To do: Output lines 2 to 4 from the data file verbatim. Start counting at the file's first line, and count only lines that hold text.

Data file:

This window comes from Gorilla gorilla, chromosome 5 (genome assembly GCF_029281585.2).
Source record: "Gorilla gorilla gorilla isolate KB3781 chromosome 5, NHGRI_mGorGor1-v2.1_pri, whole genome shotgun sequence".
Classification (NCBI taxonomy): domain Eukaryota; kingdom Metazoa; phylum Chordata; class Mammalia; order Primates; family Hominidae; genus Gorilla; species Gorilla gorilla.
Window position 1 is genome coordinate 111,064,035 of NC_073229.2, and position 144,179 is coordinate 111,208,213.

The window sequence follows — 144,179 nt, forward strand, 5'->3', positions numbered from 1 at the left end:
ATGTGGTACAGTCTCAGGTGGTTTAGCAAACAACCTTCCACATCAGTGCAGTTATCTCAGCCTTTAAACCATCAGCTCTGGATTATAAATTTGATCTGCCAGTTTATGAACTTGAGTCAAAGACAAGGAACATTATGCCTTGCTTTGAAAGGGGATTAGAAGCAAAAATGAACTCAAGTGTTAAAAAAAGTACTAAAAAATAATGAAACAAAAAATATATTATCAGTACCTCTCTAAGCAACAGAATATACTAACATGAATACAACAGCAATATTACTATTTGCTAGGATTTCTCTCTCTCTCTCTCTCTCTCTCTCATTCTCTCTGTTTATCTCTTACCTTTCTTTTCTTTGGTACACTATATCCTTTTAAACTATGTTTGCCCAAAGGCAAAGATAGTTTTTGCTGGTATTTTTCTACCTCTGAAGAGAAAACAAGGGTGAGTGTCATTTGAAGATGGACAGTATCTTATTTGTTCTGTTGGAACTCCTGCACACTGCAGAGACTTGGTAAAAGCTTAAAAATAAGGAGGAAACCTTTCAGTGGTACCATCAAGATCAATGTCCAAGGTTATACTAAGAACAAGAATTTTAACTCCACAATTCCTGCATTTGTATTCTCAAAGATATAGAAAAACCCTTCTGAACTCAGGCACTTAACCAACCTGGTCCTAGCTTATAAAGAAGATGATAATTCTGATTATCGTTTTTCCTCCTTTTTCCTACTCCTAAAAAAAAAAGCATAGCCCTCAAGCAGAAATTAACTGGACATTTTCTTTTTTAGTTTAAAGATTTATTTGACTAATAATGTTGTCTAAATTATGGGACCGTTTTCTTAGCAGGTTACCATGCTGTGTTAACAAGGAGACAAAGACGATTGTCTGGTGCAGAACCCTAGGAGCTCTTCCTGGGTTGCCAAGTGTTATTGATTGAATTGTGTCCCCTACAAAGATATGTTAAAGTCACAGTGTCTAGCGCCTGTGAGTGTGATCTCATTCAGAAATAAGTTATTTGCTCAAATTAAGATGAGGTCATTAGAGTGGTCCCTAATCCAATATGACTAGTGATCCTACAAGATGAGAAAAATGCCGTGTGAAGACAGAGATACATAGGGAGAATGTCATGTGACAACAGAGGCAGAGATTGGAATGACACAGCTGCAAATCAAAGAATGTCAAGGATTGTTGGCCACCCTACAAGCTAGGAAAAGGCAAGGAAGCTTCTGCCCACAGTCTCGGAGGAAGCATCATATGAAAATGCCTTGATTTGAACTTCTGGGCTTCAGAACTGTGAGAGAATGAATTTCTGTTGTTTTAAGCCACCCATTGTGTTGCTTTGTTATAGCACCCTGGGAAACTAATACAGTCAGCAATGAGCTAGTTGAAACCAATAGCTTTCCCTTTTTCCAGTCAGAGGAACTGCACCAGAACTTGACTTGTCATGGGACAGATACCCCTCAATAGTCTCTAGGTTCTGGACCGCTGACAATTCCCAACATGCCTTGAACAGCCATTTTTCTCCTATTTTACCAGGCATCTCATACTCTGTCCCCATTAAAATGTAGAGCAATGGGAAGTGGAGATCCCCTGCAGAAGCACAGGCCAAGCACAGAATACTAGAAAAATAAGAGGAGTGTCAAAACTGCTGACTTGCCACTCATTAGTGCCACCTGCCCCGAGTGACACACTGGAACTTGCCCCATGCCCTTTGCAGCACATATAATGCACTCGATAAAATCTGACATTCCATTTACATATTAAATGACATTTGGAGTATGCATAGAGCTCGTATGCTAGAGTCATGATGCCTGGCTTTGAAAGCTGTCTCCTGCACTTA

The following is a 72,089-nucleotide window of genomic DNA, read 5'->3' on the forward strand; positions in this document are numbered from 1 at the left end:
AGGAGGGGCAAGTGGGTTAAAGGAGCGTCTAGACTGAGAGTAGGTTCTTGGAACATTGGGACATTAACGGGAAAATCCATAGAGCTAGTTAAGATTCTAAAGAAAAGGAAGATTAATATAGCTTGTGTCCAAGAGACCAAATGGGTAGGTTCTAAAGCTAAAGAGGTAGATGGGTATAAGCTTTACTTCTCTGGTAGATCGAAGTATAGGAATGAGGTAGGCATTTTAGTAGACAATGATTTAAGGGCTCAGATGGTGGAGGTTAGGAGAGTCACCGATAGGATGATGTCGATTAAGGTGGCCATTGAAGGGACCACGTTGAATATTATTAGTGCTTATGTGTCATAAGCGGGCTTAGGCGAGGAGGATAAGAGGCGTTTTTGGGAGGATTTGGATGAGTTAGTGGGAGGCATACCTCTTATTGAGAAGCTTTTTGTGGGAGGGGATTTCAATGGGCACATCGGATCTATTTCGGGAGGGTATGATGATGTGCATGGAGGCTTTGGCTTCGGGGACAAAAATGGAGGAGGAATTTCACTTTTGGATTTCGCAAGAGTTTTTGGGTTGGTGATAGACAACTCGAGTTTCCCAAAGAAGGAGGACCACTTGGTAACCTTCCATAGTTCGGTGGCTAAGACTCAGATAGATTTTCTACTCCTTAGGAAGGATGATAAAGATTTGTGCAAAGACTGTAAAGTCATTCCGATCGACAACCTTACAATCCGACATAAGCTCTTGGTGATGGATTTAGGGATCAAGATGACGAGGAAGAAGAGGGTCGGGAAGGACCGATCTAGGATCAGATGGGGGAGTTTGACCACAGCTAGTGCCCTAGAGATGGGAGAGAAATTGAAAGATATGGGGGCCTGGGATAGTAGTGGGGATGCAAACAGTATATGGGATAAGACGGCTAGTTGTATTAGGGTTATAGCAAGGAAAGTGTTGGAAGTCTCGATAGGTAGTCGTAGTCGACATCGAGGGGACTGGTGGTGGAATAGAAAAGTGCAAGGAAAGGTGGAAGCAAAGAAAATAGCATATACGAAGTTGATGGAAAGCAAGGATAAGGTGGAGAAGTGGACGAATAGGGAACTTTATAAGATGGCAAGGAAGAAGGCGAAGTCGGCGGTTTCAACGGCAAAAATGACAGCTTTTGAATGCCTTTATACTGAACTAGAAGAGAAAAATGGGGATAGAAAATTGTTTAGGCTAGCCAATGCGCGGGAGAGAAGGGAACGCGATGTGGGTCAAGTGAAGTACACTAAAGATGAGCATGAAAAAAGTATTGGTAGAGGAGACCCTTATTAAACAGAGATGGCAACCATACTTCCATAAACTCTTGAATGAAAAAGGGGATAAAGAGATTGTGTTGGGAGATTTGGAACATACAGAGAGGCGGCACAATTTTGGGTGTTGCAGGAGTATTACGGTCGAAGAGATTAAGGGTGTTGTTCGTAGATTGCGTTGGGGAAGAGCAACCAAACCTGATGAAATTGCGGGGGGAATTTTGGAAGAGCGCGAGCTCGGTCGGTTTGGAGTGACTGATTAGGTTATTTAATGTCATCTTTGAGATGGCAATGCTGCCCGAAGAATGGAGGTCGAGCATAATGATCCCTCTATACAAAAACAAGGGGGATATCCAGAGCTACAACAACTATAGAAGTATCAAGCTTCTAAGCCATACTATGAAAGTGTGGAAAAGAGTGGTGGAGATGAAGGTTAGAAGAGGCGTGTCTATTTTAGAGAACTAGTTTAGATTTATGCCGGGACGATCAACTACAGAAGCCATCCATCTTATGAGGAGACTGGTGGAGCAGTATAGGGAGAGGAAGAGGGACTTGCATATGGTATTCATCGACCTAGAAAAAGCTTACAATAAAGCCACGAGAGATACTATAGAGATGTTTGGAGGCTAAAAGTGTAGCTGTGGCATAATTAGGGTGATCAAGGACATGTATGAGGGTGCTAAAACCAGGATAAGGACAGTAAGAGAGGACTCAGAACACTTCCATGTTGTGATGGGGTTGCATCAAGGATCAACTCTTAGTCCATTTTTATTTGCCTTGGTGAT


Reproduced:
Source record: "Gorilla gorilla gorilla isolate KB3781 chromosome 5, NHGRI_mGorGor1-v2.1_pri, whole genome shotgun sequence".
Classification (NCBI taxonomy): domain Eukaryota; kingdom Metazoa; phylum Chordata; class Mammalia; order Primates; family Hominidae; genus Gorilla; species Gorilla gorilla.
Window position 1 is genome coordinate 111,064,035 of NC_073229.2, and position 144,179 is coordinate 111,208,213.